Study: Don’t exclude small farmer from agtech innovations

Photo: Canva
Photo: Canva

A recent study by the UN shows why the (in)ability to adopt digital innovations can increase inequality and poverty in Brazilian agriculture.

The research ”Current status of digital agriculture in Brazil: Inclusion of family farmers and small producers” shows that the ability to apply new technology is crucial for small farmers to keep up with digital innovations in agriculture.

The study was carried out by the ECLAC (Economic Commission for Latin America and the Caribbean) of the UN (United Nations). According to the authors, like the distribution of land has been the main the cause of “inequalities in Brazilian agriculture in recent decades, the main factor now is the capacity to absorb innovation in general”.

Different studies analysed

To support these arguments, researchers Antônio Márcio Buainain, Pedro Cavalcante and Letícia Consoline compiled and analysed different studies on the process of technological adoption in Brazilian agriculture in recent decades.

Examples of studies used are the Brazilian Agricultural Census 2017, the ”Trends, challenges and opportunities in digital agriculture in Brazil” and “The mind of the Brazilian producer in the digital Era” surveys and Radar AgTech 2021.

In their conclusion, the researchers warn that if small farmers are not included in the process of digital innovations in agriculture, it will exacerbate inequality and poverty.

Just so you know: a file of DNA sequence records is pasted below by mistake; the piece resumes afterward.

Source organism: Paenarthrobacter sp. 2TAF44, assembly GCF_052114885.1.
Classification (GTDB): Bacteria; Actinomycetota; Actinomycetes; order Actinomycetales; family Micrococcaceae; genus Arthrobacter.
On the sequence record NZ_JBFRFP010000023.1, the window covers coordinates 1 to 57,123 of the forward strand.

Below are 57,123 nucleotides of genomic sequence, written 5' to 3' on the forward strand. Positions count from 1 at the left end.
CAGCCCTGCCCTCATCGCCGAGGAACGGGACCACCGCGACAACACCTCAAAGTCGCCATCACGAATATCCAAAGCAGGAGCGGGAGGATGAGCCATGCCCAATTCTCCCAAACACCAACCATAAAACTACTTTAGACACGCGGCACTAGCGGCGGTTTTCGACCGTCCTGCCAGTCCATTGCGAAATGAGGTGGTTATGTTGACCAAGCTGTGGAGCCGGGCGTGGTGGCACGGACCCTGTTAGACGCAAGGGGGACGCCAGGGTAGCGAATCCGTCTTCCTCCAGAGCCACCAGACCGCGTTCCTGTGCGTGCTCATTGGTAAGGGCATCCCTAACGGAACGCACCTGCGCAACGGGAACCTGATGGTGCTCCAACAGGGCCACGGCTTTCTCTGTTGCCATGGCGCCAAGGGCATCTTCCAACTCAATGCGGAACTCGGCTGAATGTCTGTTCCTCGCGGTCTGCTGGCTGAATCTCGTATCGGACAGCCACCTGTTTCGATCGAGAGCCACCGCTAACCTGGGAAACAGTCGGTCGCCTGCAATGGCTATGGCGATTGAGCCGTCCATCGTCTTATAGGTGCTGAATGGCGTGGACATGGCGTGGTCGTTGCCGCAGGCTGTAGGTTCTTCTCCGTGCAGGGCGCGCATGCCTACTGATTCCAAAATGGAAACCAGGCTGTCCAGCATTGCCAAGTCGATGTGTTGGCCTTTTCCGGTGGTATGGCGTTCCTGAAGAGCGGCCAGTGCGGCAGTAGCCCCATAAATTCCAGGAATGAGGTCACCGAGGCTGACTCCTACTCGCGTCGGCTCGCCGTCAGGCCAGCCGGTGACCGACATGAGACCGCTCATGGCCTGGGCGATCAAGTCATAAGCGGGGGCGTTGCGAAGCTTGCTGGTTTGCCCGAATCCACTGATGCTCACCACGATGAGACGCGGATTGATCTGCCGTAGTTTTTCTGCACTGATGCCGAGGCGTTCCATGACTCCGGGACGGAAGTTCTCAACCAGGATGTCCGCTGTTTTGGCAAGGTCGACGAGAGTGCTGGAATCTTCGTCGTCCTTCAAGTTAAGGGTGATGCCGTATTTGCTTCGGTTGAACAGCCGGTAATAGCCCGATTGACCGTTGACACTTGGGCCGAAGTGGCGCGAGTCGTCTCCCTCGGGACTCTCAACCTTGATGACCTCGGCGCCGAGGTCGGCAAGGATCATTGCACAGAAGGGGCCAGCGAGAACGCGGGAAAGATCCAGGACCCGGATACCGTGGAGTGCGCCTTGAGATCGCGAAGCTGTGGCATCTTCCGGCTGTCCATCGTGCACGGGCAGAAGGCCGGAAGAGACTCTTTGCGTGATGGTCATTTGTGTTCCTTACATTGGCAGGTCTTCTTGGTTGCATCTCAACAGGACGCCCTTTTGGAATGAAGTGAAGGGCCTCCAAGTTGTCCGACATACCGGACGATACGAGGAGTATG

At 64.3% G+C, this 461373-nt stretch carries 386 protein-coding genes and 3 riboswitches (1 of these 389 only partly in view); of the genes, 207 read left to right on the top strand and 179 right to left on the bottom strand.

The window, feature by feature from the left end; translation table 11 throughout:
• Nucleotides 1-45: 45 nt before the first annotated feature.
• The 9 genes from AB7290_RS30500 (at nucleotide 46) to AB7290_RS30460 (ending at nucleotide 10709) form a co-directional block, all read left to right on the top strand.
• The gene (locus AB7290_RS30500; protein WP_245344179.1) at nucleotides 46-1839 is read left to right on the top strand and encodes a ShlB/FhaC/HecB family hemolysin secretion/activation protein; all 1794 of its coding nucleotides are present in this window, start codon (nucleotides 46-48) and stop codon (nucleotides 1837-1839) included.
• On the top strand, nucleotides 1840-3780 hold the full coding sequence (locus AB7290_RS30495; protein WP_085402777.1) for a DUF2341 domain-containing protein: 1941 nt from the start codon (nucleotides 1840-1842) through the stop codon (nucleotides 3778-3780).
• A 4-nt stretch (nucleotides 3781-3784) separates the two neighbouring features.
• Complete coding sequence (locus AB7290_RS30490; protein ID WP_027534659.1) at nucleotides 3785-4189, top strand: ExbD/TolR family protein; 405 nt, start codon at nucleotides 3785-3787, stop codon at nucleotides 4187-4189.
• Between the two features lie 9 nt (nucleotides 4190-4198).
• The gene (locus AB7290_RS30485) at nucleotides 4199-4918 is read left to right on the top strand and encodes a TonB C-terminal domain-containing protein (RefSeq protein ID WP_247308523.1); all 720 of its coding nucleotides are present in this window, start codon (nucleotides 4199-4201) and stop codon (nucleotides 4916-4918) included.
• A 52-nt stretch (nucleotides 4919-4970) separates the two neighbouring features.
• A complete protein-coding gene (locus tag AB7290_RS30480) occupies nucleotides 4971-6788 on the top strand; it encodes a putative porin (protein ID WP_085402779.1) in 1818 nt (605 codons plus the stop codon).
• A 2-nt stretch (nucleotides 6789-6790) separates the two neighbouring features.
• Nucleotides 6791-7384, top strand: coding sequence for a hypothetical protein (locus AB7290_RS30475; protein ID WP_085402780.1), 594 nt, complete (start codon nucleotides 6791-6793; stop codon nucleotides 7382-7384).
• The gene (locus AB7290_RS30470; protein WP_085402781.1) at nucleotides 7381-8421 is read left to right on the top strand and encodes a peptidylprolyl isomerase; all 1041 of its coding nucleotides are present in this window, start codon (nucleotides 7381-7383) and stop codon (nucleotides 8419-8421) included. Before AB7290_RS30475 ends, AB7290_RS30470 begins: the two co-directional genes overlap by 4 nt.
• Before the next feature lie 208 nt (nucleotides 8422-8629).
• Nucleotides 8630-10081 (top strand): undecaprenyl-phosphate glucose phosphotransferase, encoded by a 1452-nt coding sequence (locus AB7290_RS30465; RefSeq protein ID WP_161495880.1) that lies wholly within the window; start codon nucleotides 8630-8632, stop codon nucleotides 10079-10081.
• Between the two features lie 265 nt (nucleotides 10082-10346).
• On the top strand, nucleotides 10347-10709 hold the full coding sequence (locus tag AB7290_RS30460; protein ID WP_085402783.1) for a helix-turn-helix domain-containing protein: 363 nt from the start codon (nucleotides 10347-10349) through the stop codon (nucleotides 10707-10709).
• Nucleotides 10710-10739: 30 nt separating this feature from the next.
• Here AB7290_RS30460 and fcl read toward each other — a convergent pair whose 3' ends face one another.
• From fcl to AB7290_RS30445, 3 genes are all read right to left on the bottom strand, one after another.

However, the researchers in their study also point to a group of small producers who stand out because they have financial capacity to apply innovations and do so, thus contributing a substantial share to the gross production value of Brazilian agriculture. “This group is concentrated in the South and Southeast regions, but is also present in the Northeast, mainly in the irrigated perimeters, and could benefit from digital technologies”, the study points out.

Agtech companies

In order to support programs and policies, the study identifies what can be done to democratize the process of innovation in agriculture and ensure that small producers also benefit. According to the researchers, in addition to the traditional stakeholders, such as federal and state governments, conventional companies and cooperatives, innovation in agriculture also has new players such as agtech companies. “These agtech companies are flexible and creative enough to identify problems. With no past to tie them, they have permeated the entire agricultural production system”, states the report.

Another important role is reserved for the farmers themselves. Whereas in the past innovations came mainly from outside, it is now often the farmers themselves who proactively seek innovations, stimulated by market demand for, for example, sustainably produced foodstuffs. “Agricultural producers work in a competitive sector, which ensures that there is a strong incentive to produce as economically as possible. But producers have no choice but to meet the demands of the market, and the market requires that the way food is being produced, changes”.

Factors that slow down agtech innovation

The study identifies 6 factors that can slow down innovations in agriculture: institutional barriers, infrastructure (connectivity), technology aimed at small farmers, technology diffusion, digital education/training and financing. In this regard, the researchers are not optimistic, despite listing at least 10 innovation programs, whether public, institutional or private. “The structural heterogeneity in Brazilian agriculture increases the risk of concentration and inequality when the process of innovation is left to the market alone”, the study concludes.

Azevedo
Daniel Azevedo Freelance correspondent in Brazil
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